The usual hobby horse of the US is that Cubans cannot elect their government. This is partially true, but as a stand alone statement it is willfully misleading. They cannot vote out Castro or the generals that make such a large part of the decision making apex, and there is only one party, but they do get to vote for local representatives. But then, when did US citizens get to vote for key offices such as Secretary of Defense or Secretary of State? And, while I get to vote in Australia, I was still stuck under a Prime Minister I detested for 11 long years, and my singular and impotent vote against him did nothing to warm my heart each time he performed a bastardly act. Granted though, 11 years under a leader you loath and are personally incapable of changing is orders of magnitude away from 51 years, and granted, while on a microscopic level democracy is pointless, after 11 years we got our act together on the macroscopic level and could boot him.

The worst curtailment of freedom I saw in Cuba, and one there is no apology for, is the inability to travel. Cuban citizens must apply to the government to travel abroad, and this right, rarely granted, never comes with the ability to travel with family ('cause if you are allowed to travel, you are probably somewhat important, and if you travel with family they will never see your important self again). Being in a profession that fundamentally relies on being able to travel and cross-pollinate ideas and training, this fills me with horror. One could not operate as a scientist in Cuba under these restrictions. That said, in conversation with my twice mentioned colleague, he suggested that Cuban scientists can and do travel to Mexico (and, apparently, Italy) but you must be in a field of research in which you hold patents or some other tangible advantage to the government. Then, you get to travel frequently. Without family. There is a lady who comes here often, and I intend to seek her out for discussion. My only counter note is that US citizens aren't exactly free to travel to Cuba either. Me thinks both governments fear that their people will see that life on the other side is not so cataclysmic as made out.

Another strong-armed restriction is freedom of access to information. No internet access for locals without official permission and observation, and only one newspaper, Granma (named after the 12-seater boat aboard which 80 scruffy, bearded revolutionaries landed in Cuba) which, truly, is garbage. 8 pages long, and one of the copies I bought spent 2 of them talking about how Celia Sánchez was the greatest image of the people. She was a revolutionary who died in 1980. I doubt after 30 years there is anything new to say about her.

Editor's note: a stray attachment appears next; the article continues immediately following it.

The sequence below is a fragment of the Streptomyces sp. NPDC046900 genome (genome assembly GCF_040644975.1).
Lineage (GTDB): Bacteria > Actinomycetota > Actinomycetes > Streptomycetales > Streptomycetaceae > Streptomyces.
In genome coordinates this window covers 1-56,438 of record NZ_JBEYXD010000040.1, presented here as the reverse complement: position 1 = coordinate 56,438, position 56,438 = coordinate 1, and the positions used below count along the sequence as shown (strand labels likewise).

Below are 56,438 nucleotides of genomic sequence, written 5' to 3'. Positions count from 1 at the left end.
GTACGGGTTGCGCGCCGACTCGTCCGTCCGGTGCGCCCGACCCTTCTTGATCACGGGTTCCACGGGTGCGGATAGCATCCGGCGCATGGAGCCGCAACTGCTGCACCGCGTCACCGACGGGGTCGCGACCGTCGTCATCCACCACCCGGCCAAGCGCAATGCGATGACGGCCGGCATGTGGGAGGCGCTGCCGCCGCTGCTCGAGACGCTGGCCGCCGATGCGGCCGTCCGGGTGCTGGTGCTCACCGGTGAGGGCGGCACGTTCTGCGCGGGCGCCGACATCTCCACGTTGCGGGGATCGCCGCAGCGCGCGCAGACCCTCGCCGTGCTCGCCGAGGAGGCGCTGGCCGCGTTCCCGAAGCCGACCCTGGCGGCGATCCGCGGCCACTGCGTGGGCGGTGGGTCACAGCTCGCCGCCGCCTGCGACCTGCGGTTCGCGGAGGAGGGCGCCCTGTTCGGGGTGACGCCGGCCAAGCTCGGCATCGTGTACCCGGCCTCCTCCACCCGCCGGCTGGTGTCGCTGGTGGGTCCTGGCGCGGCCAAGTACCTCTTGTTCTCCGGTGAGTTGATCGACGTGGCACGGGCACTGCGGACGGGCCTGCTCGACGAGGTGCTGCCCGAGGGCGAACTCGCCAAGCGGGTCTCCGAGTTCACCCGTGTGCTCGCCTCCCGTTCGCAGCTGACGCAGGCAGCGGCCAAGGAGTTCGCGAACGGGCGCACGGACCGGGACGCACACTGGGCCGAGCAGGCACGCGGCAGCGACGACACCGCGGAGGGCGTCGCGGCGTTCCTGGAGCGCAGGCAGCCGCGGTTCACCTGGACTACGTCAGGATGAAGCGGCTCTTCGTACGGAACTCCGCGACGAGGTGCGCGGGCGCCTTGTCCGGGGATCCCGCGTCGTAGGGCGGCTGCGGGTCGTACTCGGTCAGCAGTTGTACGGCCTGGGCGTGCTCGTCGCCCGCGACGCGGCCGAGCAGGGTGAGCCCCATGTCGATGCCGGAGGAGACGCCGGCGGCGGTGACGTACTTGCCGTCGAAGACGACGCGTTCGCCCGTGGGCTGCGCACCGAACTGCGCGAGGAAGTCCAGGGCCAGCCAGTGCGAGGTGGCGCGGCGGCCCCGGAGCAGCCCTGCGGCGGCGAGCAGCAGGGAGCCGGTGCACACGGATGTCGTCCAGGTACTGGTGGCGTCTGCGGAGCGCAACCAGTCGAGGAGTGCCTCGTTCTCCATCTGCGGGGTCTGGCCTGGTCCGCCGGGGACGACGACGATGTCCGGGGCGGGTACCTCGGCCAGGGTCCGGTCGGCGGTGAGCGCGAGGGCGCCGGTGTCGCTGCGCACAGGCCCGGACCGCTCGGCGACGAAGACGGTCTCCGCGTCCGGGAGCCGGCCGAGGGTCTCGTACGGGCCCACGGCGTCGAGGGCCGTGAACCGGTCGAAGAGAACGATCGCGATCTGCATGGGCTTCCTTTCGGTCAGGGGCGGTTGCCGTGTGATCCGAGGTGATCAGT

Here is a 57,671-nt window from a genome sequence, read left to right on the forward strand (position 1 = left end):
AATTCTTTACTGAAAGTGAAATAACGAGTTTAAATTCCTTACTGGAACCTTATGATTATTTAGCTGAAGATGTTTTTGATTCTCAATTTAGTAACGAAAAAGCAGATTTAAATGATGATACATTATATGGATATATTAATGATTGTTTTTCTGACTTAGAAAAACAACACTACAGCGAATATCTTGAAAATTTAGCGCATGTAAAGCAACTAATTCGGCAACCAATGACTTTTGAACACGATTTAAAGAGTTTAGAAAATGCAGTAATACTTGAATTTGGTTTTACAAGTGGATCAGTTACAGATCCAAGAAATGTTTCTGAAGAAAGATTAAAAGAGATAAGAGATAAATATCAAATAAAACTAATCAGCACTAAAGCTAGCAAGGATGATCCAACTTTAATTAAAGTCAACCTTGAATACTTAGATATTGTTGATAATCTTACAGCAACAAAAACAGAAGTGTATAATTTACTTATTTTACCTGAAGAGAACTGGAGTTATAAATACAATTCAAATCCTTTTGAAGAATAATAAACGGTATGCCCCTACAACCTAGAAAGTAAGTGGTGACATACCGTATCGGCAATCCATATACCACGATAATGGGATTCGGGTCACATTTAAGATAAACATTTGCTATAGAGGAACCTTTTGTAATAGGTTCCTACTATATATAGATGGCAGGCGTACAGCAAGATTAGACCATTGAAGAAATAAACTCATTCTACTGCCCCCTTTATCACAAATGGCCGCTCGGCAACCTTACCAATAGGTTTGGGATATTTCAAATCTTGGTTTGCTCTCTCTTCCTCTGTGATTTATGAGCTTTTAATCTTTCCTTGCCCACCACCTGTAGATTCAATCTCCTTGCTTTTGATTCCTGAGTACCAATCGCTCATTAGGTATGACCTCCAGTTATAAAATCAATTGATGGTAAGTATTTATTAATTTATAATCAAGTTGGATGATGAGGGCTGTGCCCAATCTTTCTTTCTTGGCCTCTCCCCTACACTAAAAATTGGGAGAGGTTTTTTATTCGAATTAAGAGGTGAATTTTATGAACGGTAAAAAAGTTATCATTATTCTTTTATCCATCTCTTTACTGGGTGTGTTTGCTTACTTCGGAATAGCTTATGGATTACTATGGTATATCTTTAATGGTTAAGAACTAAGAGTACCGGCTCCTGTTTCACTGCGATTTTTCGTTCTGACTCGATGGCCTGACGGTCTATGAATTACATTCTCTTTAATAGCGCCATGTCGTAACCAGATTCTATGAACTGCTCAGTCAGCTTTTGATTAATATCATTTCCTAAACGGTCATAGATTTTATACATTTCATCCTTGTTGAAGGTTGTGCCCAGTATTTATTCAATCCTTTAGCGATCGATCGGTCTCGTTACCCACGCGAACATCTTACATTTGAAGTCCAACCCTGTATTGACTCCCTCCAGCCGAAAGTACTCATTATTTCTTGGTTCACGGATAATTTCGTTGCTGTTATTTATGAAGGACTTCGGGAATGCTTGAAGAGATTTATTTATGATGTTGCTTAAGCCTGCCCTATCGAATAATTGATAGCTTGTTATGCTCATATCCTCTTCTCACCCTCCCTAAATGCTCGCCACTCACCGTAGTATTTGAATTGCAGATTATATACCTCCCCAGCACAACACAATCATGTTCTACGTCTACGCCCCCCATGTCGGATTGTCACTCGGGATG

Ultimately, my only conclusion is that on the question of freedom in Cuba, it is not for us to judge. It is certainly not for a neighboring country, with clear (if feebly denied) intentions of hegemony to judge. I was told by a local that to understand Cuba, you must live in the system for a year. No-one but the Cubans have, and thus no-one but the Cubans can decide if they are free. Maybe a better metric than freedom is actually happiness. I spoke to people who hated and resented their government, and I spoke to people who love it. I spoke to people who were happy and those who were anything but. I defy anyone to name a country where that isn't the case. One man told me Cuba needs to get rid of this old way (communism), but the people still want it. Those last words are very telling.

Now, having set some context, and having written something that could restrict my access to two countries if read by certain bodies, I will move on to the lighter “I did this, I saw that” part.

Comments

( 2 comments — Leave a comment )
(Anonymous)
Jan. 29th, 2010 06:03 am (UTC)
This was a great read, kudos on taking the time to put pen to paper (so to speak). And yes, I still find overtly military presence in the public arena an alarming situation -- I don't understand or agree with the mindset that deems such a presence necessary or desirable, except under extraordinary circumstances.

Anywho, it's been great to read about Cuba, although I am disappointed I wasn't there with you.

All the best,
Dr Bob
paulfraser
Jan. 29th, 2010 03:30 pm (UTC)
And I agree with you; I cannot conceive of a reason why military police with machine guns need be in the capitals of the great European powers, especially when in all other ways the EU seems to be 50 years ahead of the rest of the world sociologically. I understand (though don't agree with) it in Moscow, but Rome?
( 2 comments — Leave a comment )